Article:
MongoDB is a free and open-source NoSQL database. It is one of the most popular databases used in web applications today because it offers high performance, scalability, and lots of flexibility in database schema design. In this tutorial, you will learn how to install and run MongoDB on FreeBSD 10.1.
Note: As of July 1, 2022, DigitalOcean no longer supports FreeBSD Droplets through the Control Panel or API. However, you can still spin up FreeBSD Droplets using a custom image. Learn how to import a custom image to DigitalOcean by following our product documentation.
To follow this tutorial, you need to have:
A FreeBSD server requires an SSH Key for remote access. For help on setting up an SSH Key, read How To Configure SSH Key-Based Authentication on a FreeBSD Server.
Note: Check out the Getting Started with FreeBSD Tutorial Series for help on installing and using FreeBSD 10.1.
Log into your FreeBSD 10.1 server using the command:
- ssh freebsd@your_server_ip
FreeBSD uses a tool called
pkg to manage binary packages. Update the repository catalogue by typing:
- sudo pkg update -f
pkg is ready to be used, install MongoDB and all its dependencies by running the following command:
- sudo pkg install mongodb
You might be prompted to update
pkg first before installing
mongodb. If prompted, press Y. The installation of MongoDB will automatically start after
pkg is updated.
You will be shown a list of packages that are going to be installed and asked to confirm if you want to proceed. Press Y to begin the installation.
To start MongoDB automatically at boot time, you need to edit the
/etc/rc.conf file. You will need to use
sudo because root privileges are required. If you want to use
nano, you will need to install it with the following command:
- sudo pkg install nano
You might have to log out and log back in to get
nano added to your default path.
Otherwise, you can use
- sudo vi /etc/rc.conf
Add the following line at the end of the file to allow MongoDB’s primary daemon to start automatically when your FreeBSD server is booting up:
You can now reboot your server to start MongoDB automatically. If you don’t want to do that, you can start MongoDB manually using the
- sudo service mongod start
MongoDB is up and running.
Optionally, you can add configuration details to
/usr/local/etc/mongodb.conf to customize MongoDB.
For example, to run on port 9000 instead of port 27017 (the default port), add the following to
net: port: 9000
Every time you modify
mongodb.conf, you must restart MongoDB to enable the changes:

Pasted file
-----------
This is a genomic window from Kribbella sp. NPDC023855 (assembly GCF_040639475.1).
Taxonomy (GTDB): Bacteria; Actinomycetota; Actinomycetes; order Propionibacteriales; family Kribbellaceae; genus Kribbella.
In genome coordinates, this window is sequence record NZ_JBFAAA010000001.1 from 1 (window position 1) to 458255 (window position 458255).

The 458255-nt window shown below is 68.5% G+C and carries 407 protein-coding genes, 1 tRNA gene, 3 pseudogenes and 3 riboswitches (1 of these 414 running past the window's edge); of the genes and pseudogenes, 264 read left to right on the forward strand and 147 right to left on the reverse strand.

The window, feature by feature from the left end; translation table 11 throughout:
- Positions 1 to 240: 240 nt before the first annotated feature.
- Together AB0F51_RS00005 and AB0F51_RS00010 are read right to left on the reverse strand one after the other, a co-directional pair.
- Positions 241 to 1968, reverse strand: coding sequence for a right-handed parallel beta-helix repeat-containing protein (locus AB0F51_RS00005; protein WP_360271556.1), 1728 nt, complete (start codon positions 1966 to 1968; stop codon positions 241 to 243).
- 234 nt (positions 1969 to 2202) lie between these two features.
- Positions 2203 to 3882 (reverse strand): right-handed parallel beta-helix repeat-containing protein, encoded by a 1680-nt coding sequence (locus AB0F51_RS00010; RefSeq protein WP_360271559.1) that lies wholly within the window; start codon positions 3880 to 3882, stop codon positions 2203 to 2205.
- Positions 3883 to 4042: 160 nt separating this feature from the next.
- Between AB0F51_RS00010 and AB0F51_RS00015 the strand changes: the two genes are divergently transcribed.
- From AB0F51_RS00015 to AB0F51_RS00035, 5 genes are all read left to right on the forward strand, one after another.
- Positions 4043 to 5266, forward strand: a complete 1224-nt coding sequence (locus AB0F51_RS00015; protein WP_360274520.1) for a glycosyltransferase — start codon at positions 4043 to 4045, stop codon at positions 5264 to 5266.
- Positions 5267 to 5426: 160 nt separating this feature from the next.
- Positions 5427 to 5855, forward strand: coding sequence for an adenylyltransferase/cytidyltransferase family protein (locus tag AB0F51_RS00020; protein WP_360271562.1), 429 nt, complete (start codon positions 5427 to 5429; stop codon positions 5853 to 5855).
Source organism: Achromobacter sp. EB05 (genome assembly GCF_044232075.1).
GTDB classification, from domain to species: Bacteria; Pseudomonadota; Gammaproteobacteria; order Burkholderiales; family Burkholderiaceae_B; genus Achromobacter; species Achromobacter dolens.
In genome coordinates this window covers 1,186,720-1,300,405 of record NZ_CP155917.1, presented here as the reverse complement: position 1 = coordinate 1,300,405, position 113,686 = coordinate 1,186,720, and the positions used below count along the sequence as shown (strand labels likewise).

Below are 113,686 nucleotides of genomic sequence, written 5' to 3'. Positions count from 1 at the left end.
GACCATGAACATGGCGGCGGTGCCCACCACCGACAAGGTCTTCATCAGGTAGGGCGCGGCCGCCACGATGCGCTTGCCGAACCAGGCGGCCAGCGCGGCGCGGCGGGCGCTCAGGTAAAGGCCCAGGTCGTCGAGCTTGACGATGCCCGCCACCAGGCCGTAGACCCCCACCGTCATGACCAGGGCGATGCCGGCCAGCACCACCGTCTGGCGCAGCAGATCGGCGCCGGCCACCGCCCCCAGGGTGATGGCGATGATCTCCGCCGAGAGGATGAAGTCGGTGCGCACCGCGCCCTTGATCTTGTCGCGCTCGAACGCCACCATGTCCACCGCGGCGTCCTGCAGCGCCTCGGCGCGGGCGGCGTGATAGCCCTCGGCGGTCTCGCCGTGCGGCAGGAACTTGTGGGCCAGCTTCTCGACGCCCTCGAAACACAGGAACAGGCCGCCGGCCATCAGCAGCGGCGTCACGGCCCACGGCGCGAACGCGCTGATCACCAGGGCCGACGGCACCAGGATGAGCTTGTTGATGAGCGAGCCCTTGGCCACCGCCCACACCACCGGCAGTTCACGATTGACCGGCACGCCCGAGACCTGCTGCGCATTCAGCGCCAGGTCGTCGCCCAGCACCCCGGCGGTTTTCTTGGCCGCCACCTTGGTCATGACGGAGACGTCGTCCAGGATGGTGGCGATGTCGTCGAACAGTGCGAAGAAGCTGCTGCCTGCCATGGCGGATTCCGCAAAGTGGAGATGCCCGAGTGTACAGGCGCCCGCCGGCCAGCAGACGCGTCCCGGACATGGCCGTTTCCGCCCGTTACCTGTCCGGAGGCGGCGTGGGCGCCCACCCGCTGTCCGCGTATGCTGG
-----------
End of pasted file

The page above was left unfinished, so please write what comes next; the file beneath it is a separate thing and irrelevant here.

- sudo service mongod restart
Refer to MongoDB Reference: Configuration File Options for a complete list of options.
Connect to the database using the
- sudo mongo
If you changed the configuration to run MongoDB on a different port, run the following instead:
- sudo mongo --port <your-port-number>
If everything went well, you will see the following output:
MongoDB shell version: 2.6.7 connecting to: test Welcome to the MongoDB shell. For interactive help, type "help". For more comprehensive documentation, see http://docs.mongodb.org/ Questions? Try the support group http://groups.google.com/group/mongodb-user >
On a 32-bit FreeBSD server, you will also see the following warnings:
Server has startup warnings: 2015-05-13T19:01:49.548+0100 [initandlisten] 2015-05-13T19:01:49.548+0100 [initandlisten] ** NOTE: This is a 32 bit MongoDB binary. 2015-05-13T19:01:49.548+0100 [initandlisten] ** 32 bit builds are limited to less than 2GB of data (or less with --journal). 2015-05-13T19:01:49.548+0100 [initandlisten] ** Note that journaling defaults to off for 32 bit and is currently off. 2015-05-13T19:01:49.548+0100 [initandlisten] ** See http://dochub.mongodb.org/core/32bit 2015-05-13T19:01:49.548+0100 [initandlisten]
Though these warnings can be ignored in a development or test environment, it is recommended that you run production instances of MongoDB only on 64-bit servers.
In this short tutorial, you learned how to use the package management tool to install MongoDB on your FreeBSD 10.1 server. To know more about what you can do with your instance of MongoDB, refer to the MongoDB 2.6 Manual.
If you’ve enjoyed this tutorial and our broader community, consider checking out our DigitalOcean products which can also help you achieve your development goals.